The best secret for Global Entry is that it costs $100 for 5 years, but your CBP PASSID can be used as your KTN for domestic flights, granting you TSA PreCheck with your Global Entry. So, for $15 more than the TSA PreCheck cost, you can have Global Entry expediting.
I can’t specifically say what happens when you enter the US with Global Entry, since I haven’t used it. My understanding of the process from what I’ve read and witnessed is that you’re allowed a special entry lane that lets you skip the paperwork system and clear the border processing lines faster.
It’s important to note that the Global Entry program is a more extensive application and the wait times for your interview can be longer than wait times for TSA PreCheck interview. Another important note is that every individual needs a Global Entry ID to use the program. Kids cannot join parents in the expedited lanes unless they too are enrolled in the program.
If you’re traveling solely between the United States and Canada or Mexico, you might consider investigating the NEXUS and SENTRI trusted traveler programs that are designed for those specific border crossings.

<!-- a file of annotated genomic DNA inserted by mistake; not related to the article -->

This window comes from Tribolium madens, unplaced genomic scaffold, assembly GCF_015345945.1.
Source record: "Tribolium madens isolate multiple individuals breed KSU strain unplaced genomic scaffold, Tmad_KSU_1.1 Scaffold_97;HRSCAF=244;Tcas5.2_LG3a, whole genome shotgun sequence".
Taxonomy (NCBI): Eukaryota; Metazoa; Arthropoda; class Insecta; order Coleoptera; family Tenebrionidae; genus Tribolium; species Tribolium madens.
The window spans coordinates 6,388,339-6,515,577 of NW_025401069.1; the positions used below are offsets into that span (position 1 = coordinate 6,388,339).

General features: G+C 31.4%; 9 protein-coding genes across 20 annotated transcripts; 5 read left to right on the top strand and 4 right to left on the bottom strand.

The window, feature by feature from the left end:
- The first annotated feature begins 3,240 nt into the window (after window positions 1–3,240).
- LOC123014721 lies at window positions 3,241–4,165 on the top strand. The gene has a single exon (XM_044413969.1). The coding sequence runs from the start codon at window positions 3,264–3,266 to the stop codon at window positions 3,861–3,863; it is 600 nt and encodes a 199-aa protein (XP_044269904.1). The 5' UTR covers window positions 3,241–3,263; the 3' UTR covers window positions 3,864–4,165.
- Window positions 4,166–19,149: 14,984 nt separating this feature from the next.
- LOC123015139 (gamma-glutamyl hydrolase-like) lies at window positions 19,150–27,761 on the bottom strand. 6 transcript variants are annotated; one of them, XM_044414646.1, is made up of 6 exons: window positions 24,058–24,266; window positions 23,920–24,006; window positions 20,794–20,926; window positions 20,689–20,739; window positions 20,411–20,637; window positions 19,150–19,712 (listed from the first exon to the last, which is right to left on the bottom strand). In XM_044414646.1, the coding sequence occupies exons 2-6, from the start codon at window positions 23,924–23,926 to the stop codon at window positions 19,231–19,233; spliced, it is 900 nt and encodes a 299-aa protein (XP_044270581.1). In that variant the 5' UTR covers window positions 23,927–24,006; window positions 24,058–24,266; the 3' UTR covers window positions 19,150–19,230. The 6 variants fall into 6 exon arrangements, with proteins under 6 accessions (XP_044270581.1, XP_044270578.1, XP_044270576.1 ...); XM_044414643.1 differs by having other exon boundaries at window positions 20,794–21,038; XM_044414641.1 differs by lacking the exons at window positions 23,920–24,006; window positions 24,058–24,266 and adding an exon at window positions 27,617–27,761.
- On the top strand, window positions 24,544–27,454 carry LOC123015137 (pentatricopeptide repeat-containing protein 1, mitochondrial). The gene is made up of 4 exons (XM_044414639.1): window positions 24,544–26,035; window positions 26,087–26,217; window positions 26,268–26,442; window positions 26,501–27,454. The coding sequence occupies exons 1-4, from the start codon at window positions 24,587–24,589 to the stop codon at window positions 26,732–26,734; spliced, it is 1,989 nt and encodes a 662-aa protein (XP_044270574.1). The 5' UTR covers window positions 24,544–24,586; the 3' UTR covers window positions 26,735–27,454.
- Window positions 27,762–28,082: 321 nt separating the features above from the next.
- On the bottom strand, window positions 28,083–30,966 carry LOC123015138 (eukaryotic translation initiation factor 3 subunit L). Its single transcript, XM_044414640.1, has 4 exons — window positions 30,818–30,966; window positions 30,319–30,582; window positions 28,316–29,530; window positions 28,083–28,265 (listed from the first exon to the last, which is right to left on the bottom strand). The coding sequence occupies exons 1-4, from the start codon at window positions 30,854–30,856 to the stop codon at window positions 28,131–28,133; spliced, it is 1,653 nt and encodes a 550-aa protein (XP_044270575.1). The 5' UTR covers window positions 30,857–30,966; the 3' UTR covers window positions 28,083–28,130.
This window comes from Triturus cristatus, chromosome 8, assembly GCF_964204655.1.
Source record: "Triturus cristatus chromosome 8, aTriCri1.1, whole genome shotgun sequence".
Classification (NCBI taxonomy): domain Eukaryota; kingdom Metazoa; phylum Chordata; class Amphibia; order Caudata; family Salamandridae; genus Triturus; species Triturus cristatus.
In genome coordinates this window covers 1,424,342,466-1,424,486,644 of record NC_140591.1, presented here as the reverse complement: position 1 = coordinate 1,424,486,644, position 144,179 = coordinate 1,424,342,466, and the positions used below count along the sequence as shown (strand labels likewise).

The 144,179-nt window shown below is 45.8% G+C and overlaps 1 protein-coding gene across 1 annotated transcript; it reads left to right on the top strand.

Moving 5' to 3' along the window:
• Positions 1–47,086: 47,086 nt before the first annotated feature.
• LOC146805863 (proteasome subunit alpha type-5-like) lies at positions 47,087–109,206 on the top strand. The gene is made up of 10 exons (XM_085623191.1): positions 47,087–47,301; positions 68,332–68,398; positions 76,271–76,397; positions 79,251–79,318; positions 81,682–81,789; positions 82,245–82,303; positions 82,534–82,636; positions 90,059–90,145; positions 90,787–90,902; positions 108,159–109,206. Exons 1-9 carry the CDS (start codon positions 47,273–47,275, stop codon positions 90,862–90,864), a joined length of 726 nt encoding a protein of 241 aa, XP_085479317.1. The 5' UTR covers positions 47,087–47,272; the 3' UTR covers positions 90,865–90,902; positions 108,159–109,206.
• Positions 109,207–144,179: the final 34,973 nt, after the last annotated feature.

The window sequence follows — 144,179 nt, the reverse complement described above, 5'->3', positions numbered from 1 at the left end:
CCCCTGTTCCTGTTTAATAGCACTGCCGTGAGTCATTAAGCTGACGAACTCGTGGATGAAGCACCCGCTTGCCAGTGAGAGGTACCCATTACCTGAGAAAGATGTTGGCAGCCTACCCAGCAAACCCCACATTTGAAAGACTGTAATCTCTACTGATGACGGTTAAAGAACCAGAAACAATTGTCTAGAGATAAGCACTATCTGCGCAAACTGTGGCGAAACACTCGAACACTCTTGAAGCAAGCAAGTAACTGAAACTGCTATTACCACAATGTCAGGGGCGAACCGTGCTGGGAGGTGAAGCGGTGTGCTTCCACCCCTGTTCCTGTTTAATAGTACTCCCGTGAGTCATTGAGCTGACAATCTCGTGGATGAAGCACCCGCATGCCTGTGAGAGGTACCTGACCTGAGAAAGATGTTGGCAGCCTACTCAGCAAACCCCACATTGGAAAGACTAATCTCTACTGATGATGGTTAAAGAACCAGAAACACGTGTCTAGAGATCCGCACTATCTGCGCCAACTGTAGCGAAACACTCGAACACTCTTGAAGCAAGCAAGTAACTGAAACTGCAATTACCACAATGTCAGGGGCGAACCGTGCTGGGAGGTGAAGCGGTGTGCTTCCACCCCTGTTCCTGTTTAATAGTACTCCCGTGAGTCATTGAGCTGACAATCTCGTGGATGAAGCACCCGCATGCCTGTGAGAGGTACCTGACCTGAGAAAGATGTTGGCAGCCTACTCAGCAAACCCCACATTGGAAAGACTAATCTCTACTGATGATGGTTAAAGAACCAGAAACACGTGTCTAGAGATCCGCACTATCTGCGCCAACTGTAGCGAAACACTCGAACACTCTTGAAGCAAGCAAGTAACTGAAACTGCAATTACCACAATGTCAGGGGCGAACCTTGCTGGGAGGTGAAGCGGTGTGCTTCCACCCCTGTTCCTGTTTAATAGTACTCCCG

The decision really comes down to how much your family travels internationally. If you believe that you will take one trip internationally in the next 5 years, and you’re not in a hurry to obtain your trusted traveler number, Global Entry is probably the way to go at just $15 more. Just realize again that each member of a traveling family would need to apply and be approved in order to grant the whole family access to the expedited Global Entry lanes.
If you travel only domestically, alone or with your young kids, then TSA PreCheck is a great, affordable choice for helping you travel through airport screening more smoothly and quickly. Be sure to check out our tips for Flying with Kids: Secrets to Success and How and What to Pack to Maintain Sanity while Flying to make your next trip to the airport a better one!
To learn more about these programs and to apply, visit the Homeland Security Trusted Traveler page for information about the Global Entry and other international programs, and the Transportation Security Administration about TSA PreCheck. This helpful comparison chart might also help you determine which program is right for your family.